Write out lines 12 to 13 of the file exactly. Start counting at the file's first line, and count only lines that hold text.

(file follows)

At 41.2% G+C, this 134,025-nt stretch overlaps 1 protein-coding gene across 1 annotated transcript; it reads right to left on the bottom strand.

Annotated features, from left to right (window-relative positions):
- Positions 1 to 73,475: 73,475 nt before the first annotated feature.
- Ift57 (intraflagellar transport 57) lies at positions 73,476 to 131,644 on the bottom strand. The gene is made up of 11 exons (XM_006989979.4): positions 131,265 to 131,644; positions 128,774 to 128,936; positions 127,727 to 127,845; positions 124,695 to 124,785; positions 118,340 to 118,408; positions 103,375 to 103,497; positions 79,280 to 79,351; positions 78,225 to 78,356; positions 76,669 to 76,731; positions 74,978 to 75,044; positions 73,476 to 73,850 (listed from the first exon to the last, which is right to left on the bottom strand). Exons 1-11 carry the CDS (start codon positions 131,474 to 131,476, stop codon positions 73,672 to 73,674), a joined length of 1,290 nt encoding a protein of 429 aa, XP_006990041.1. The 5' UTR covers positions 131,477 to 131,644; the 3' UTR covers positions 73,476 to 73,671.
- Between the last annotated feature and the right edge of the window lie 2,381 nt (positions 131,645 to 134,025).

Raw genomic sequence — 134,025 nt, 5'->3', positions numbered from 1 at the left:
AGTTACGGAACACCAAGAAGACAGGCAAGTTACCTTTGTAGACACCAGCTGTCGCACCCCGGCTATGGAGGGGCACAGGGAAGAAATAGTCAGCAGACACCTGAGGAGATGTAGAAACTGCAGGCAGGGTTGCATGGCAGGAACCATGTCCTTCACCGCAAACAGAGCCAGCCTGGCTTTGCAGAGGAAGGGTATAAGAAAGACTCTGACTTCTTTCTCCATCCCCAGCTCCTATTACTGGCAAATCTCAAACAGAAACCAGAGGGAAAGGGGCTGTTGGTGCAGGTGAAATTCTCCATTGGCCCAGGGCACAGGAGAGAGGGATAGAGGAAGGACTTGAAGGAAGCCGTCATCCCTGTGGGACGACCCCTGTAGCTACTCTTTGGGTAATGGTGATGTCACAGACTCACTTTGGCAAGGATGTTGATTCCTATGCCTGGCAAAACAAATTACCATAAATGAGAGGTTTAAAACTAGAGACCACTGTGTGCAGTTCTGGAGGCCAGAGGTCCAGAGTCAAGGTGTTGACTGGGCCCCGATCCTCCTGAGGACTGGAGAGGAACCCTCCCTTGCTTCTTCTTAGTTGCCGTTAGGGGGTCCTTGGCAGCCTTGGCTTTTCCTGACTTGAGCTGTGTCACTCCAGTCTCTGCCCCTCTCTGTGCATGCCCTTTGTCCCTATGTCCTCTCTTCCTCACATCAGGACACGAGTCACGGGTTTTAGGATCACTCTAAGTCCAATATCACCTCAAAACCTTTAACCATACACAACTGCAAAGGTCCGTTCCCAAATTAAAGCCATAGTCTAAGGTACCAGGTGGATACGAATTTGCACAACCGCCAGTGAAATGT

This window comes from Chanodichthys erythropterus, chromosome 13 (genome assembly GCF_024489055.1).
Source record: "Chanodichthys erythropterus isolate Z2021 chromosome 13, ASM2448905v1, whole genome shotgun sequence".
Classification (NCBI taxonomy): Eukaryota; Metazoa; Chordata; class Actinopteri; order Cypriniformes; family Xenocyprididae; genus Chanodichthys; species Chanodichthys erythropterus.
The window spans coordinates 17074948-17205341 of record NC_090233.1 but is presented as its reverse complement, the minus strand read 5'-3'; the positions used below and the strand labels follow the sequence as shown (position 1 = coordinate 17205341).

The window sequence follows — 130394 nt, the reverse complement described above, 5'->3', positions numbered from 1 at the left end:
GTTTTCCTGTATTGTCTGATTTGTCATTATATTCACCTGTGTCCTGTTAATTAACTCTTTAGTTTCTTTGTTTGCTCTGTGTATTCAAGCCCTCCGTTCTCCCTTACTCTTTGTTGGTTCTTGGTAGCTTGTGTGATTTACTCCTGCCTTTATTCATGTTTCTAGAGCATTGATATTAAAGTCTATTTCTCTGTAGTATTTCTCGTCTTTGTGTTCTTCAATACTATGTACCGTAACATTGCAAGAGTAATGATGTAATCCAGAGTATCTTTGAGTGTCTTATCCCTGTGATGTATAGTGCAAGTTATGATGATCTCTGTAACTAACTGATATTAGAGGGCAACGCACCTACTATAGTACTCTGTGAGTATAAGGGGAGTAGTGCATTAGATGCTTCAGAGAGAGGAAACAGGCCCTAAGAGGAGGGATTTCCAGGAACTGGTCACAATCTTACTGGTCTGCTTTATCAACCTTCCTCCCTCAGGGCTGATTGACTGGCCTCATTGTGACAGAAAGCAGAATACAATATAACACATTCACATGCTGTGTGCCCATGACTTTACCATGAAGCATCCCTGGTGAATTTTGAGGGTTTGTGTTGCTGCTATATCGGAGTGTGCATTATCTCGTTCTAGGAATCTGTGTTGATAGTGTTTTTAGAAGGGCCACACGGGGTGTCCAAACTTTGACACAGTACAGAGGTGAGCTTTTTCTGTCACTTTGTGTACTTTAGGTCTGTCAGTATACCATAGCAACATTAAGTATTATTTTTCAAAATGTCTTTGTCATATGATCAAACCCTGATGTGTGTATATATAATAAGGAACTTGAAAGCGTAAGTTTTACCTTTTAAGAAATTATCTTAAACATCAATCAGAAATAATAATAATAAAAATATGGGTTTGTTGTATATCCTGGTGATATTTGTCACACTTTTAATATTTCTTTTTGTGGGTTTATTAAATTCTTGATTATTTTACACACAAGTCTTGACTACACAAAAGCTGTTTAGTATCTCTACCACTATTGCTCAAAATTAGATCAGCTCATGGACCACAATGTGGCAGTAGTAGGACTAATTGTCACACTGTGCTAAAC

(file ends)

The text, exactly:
The window sequence follows — 130394 nt, the reverse complement described above, 5'->3', positions numbered from 1 at the left end:
GTTTTCCTGTATTGTCTGATTTGTCATTATATTCACCTGTGTCCTGTTAATTAACTCTTTAGTTTCTTTGTTTGCTCTGTGTATTCAAGCCCTCCGTTCTCCCTTACTCTTTGTTGGTTCTTGGTAGCTTGTGTGATTTACTCCTGCCTTTATTCATGTTTCTAGAGCATTGATATTAAAGTCTATTTCTCTGTAGTATTTCTCGTCTTTGTGTTCTTCAATACTATGTACCGTAACATTGCAAGAGTAATGATGTAATCCAGAGTATCTTTGAGTGTCTTATCCCTGTGATGTATAGTGCAAGTTATGATGATCTCTGTAACTAACTGATATTAGAGGGCAACGCACCTACTATAGTACTCTGTGAGTATAAGGGGAGTAGTGCATTAGATGCTTCAGAGAGAGGAAACAGGCCCTAAGAGGAGGGATTTCCAGGAACTGGTCACAATCTTACTGGTCTGCTTTATCAACCTTCCTCCCTCAGGGCTGATTGACTGGCCTCATTGTGACAGAAAGCAGAATACAATATAACACATTCACATGCTGTGTGCCCATGACTTTACCATGAAGCATCCCTGGTGAATTTTGAGGGTTTGTGTTGCTGCTATATCGGAGTGTGCATTATCTCGTTCTAGGAATCTGTGTTGATAGTGTTTTTAGAAGGGCCACACGGGGTGTCCAAACTTTGACACAGTACAGAGGTGAGCTTTTTCTGTCACTTTGTGTACTTTAGGTCTGTCAGTATACCATAGCAACATTAAGTATTATTTTTCAAAATGTCTTTGTCATATGATCAAACCCTGATGTGTGTATATATAATAAGGAACTTGAAAGCGTAAGTTTTACCTTTTAAGAAATTATCTTAAACATCAATCAGAAATAATAATAATAAAAATATGGGTTTGTTGTATATCCTGGTGATATTTGTCACACTTTTAATATTTCTTTTTGTGGGTTTATTAAATTCTTGATTATTTTACACACAAGTCTTGACTACACAAAAGCTGTTTAGTATCTCTACCACTATTGCTCAAAATTAGATCAGCTCATGGACCACAATGTGGCAGTAGTAGGACTAATTGTCACACTGTGCTAAAC